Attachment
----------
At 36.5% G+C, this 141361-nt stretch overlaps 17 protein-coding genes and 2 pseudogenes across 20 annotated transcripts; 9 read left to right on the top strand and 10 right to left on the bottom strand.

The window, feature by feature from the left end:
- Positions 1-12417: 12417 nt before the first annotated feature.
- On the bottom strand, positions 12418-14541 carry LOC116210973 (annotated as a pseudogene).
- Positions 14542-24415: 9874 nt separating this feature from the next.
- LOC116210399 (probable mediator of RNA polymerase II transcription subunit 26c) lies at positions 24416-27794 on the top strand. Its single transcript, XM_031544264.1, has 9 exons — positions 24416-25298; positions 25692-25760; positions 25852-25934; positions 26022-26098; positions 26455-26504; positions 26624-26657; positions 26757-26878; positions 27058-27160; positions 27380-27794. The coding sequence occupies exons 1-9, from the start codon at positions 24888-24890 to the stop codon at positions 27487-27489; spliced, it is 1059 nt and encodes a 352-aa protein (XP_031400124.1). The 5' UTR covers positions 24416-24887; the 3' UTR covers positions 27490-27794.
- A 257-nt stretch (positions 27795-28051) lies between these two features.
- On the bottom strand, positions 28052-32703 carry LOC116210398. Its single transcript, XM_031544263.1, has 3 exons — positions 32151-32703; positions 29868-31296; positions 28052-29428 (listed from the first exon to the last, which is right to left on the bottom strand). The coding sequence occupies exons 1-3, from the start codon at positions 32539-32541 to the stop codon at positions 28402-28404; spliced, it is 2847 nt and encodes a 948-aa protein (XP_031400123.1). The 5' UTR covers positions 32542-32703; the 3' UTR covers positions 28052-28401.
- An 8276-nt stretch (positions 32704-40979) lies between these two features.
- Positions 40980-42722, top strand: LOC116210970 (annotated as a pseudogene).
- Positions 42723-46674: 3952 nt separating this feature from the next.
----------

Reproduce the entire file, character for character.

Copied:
At 36.5% G+C, this 141361-nt stretch overlaps 17 protein-coding genes and 2 pseudogenes across 20 annotated transcripts; 9 read left to right on the top strand and 10 right to left on the bottom strand.

The window, feature by feature from the left end:
- Positions 1-12417: 12417 nt before the first annotated feature.
- On the bottom strand, positions 12418-14541 carry LOC116210973 (annotated as a pseudogene).
- Positions 14542-24415: 9874 nt separating this feature from the next.
- LOC116210399 (probable mediator of RNA polymerase II transcription subunit 26c) lies at positions 24416-27794 on the top strand. Its single transcript, XM_031544264.1, has 9 exons — positions 24416-25298; positions 25692-25760; positions 25852-25934; positions 26022-26098; positions 26455-26504; positions 26624-26657; positions 26757-26878; positions 27058-27160; positions 27380-27794. The coding sequence occupies exons 1-9, from the start codon at positions 24888-24890 to the stop codon at positions 27487-27489; spliced, it is 1059 nt and encodes a 352-aa protein (XP_031400124.1). The 5' UTR covers positions 24416-24887; the 3' UTR covers positions 27490-27794.
- A 257-nt stretch (positions 27795-28051) lies between these two features.
- On the bottom strand, positions 28052-32703 carry LOC116210398. Its single transcript, XM_031544263.1, has 3 exons — positions 32151-32703; positions 29868-31296; positions 28052-29428 (listed from the first exon to the last, which is right to left on the bottom strand). The coding sequence occupies exons 1-3, from the start codon at positions 32539-32541 to the stop codon at positions 28402-28404; spliced, it is 2847 nt and encodes a 948-aa protein (XP_031400123.1). The 5' UTR covers positions 32542-32703; the 3' UTR covers positions 28052-28401.
- An 8276-nt stretch (positions 32704-40979) lies between these two features.
- Positions 40980-42722, top strand: LOC116210970 (annotated as a pseudogene).
- Positions 42723-46674: 3952 nt separating this feature from the next.